Expect Disastrous Results

That was a hell of a thing. The week opened with the Dow dropping 719 points and then recovering, closing down “only” 617 points, one of the worst days Wall Street has seen in quite a while. And things had been going so well. Unemployment had never been this low. Corporations were making giant profits and now could pay next to no taxes, thanks to Trump’s targeted tax cuts. Even workers’ wages were edging up, slightly – not enough to outrage those corporations, of course, but just enough to allow this president to claim he had ended income inequality in America and everyone – every single American – was now rich beyond the dreams of avarice. And anyone who said differently was lying – that would be “fake news” – and that was that. Things were fine. No, things were far better than they ever had ever been at any time in this planet’s history.

Yeah, well, he talks like that, but things were going well. So he messed things up. He does that too, as the New York Times’ Matt Phillips reports here:

Investors are dealing with a painful new reality: The trade war between the United States and China could last indefinitely.

That anxiety spread across the stock markets on Monday, as investors around the world tried to divine the potential fallout to economic growth and corporate profits. Bonds and commodities, too, flashed warnings of a slowdown.

Hard times were coming, because Trump hadn’t been kidding:

For months, investors had assumed that the trade war, a major hazard for the global economy, would end soon. Just weeks ago, the S&P 500 reached a record high.

That illusion has been shattered, as concerns mount about slowing growth and rising costs. China said on Monday that it would increase tariffs on nearly $60 billion of goods, in response to a similar move last week by the Trump administration.

The S&P 500 fell 2.4 percent on Monday. It was the American stock benchmark’s worst day since early January. In all, the S&P 500 is down 4.6 percent in May.

The drop continued early Tuesday as the trading day began in Asia, with stocks opening mostly lower. But futures markets suggested Wall Street would open higher.

That’s not surprising. Wall Street calls that a Dead-Cat Bounce. When dropped from a sufficient height, even a dead cat will bounce. There are always bargain hunters the next morning, buying what they can from the wreckage, for pennies on the dollar. But the markets will be going lower:

Companies in trade-sensitive sectors like agriculture and semiconductor manufacturing were particularly hard hit. The tech-heavy NASDAQ composite index fell 3.4 percent, its worst decline in 2019.

The selling has come even as the American economy continues to show significant momentum. The economy expanded at a robust 3.2 percent annual rate in the first three months of the year. In April, unemployment fell to 3.6 percent, the lowest level since 1969.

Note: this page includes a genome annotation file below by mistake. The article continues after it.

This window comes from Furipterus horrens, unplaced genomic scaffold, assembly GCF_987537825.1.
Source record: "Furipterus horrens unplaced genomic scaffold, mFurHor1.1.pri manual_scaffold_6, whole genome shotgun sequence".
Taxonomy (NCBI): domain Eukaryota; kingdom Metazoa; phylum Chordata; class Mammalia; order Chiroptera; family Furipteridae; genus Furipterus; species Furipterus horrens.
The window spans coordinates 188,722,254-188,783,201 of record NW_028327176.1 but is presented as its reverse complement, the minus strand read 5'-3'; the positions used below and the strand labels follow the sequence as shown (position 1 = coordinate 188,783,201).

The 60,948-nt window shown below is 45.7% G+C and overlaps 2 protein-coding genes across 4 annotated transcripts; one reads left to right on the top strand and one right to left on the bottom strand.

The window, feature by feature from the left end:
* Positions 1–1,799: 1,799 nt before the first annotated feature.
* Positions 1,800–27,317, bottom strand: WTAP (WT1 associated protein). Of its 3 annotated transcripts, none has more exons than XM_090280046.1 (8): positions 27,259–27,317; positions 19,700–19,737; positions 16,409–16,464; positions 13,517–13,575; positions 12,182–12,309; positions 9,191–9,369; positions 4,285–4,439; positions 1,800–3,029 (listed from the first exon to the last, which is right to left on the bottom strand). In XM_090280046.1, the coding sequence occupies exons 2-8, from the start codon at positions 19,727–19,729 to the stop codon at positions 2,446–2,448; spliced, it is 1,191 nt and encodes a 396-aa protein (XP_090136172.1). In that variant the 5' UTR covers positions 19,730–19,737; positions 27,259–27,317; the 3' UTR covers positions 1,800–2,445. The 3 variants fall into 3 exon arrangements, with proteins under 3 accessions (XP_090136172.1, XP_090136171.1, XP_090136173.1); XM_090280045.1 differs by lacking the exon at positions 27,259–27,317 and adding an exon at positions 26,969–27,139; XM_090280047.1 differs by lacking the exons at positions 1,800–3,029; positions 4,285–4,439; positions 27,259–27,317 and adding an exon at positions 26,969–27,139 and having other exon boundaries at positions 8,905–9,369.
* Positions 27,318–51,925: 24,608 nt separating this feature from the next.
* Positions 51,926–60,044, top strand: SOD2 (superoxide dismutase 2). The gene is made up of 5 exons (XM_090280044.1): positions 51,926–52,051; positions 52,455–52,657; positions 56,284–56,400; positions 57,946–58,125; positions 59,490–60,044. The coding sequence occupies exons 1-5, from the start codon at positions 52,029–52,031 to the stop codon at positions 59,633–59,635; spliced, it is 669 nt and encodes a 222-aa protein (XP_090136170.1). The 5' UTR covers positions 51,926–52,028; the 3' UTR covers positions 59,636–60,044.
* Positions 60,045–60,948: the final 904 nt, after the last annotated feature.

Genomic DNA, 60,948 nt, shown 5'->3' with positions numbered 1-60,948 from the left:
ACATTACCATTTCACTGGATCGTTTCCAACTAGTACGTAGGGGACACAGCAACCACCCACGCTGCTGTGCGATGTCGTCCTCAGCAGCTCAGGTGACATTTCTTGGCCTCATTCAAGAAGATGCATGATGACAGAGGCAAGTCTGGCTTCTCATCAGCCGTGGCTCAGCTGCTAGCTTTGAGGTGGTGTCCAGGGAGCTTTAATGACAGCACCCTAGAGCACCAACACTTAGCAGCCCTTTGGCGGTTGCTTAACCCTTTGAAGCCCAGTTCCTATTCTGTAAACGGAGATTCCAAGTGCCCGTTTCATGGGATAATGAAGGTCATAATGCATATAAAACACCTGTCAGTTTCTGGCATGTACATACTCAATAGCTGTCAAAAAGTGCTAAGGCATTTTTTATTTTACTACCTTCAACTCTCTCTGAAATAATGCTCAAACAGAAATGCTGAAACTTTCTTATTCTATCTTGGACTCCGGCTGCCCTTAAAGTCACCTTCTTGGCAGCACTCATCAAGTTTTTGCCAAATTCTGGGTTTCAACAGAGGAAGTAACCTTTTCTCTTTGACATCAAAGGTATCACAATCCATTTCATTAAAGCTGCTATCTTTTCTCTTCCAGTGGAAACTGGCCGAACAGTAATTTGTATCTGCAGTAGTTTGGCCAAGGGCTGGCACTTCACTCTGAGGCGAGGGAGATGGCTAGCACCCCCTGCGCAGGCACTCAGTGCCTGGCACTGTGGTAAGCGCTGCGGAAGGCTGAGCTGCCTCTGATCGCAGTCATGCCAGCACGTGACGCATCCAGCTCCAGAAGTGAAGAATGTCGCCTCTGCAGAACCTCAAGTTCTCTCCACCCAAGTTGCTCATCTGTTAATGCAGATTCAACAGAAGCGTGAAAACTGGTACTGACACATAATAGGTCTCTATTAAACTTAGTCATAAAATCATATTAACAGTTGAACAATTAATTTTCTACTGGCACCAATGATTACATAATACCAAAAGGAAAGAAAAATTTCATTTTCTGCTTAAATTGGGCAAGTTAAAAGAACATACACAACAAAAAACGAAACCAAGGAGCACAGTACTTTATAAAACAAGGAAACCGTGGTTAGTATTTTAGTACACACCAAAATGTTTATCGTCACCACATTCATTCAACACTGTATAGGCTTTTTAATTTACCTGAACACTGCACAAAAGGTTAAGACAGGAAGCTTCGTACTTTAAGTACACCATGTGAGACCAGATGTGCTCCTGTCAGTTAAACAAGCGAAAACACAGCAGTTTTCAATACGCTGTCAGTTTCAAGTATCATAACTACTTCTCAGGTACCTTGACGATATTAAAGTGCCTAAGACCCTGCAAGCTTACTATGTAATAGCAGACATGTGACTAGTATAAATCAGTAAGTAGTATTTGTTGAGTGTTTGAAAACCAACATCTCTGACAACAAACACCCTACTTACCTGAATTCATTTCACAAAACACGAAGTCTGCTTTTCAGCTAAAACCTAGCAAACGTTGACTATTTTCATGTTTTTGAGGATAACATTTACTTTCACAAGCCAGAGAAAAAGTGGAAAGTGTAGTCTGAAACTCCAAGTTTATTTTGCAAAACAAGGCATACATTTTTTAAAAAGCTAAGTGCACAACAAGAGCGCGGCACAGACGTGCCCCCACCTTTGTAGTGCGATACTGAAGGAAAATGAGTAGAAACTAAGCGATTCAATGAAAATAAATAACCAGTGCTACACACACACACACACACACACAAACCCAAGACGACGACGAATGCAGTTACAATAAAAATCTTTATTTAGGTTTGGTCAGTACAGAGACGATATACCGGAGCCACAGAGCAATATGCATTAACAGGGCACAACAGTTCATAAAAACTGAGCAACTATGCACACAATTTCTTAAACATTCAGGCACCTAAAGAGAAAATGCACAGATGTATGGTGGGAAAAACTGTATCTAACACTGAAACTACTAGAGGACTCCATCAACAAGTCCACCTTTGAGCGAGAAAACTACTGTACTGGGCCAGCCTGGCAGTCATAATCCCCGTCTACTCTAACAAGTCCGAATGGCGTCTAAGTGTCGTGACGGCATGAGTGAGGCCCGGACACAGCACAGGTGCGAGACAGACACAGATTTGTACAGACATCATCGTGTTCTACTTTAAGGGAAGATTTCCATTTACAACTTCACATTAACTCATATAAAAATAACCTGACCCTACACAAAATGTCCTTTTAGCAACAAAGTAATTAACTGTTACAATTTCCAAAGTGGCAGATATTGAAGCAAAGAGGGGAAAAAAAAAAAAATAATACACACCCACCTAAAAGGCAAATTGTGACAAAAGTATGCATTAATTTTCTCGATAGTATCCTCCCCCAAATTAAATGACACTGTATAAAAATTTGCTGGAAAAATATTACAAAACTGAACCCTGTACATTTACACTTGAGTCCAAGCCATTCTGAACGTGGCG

But the declines in the financial markets raise the prospect of a negative feedback loop: As worries about the economy send stock prices lower, the weakness could prompt concern among the executives whose decisions drive economic growth.

That’s a death spiral, and that seems likely:

On April 9, the International Monetary Fund reduced its growth forecast for 2019 to 3.3 percent, which would make it among the slowest years of growth in the past decade.

In adjusting its forecast, the fund cited, in part, the tensions between China and the United States. It also said it expected about 70 percent of the global economy to slow this year.

Economists say further rounds of tariffs from both China and the United States will most likely slow the world’s economy even more. As both sides take new measures, it will be hard for businesses and consumers to avoid the fallout.

And there will be new measures:

Now that the Trump administration has raised tariffs on some $200 billion of Chinese goods to 25 percent, its next major escalation could cover nearly every product imported from China. The White House is weighing levies on another $300 billion of imports that includes a range of consumer products, from cellphones to computers and toys, that have so far been largely unscathed by the fight.

And no one wins here:

If consumers are forced to pay for those increases, they could be forced to cut back on spending. If the increases are absorbed by businesses, that could prove to be a drag on profit growth.

Or perhaps everyone wins here:

During an early afternoon appearance in the Oval Office with Hungarian Prime Minister Victor Orban, the president appeared unfazed by the market jitters.

He boasted incorrectly that the federal government is collecting “hundreds of billions of dollars” in tariff revenue and said he planned to use $15 billion of that amount to bail out farmers suffering from lost sales to China.

“Our farmers will be very happy. Our manufacturers will be very happy. Our government will be very happy,” Trump said. “It’s working out very well.”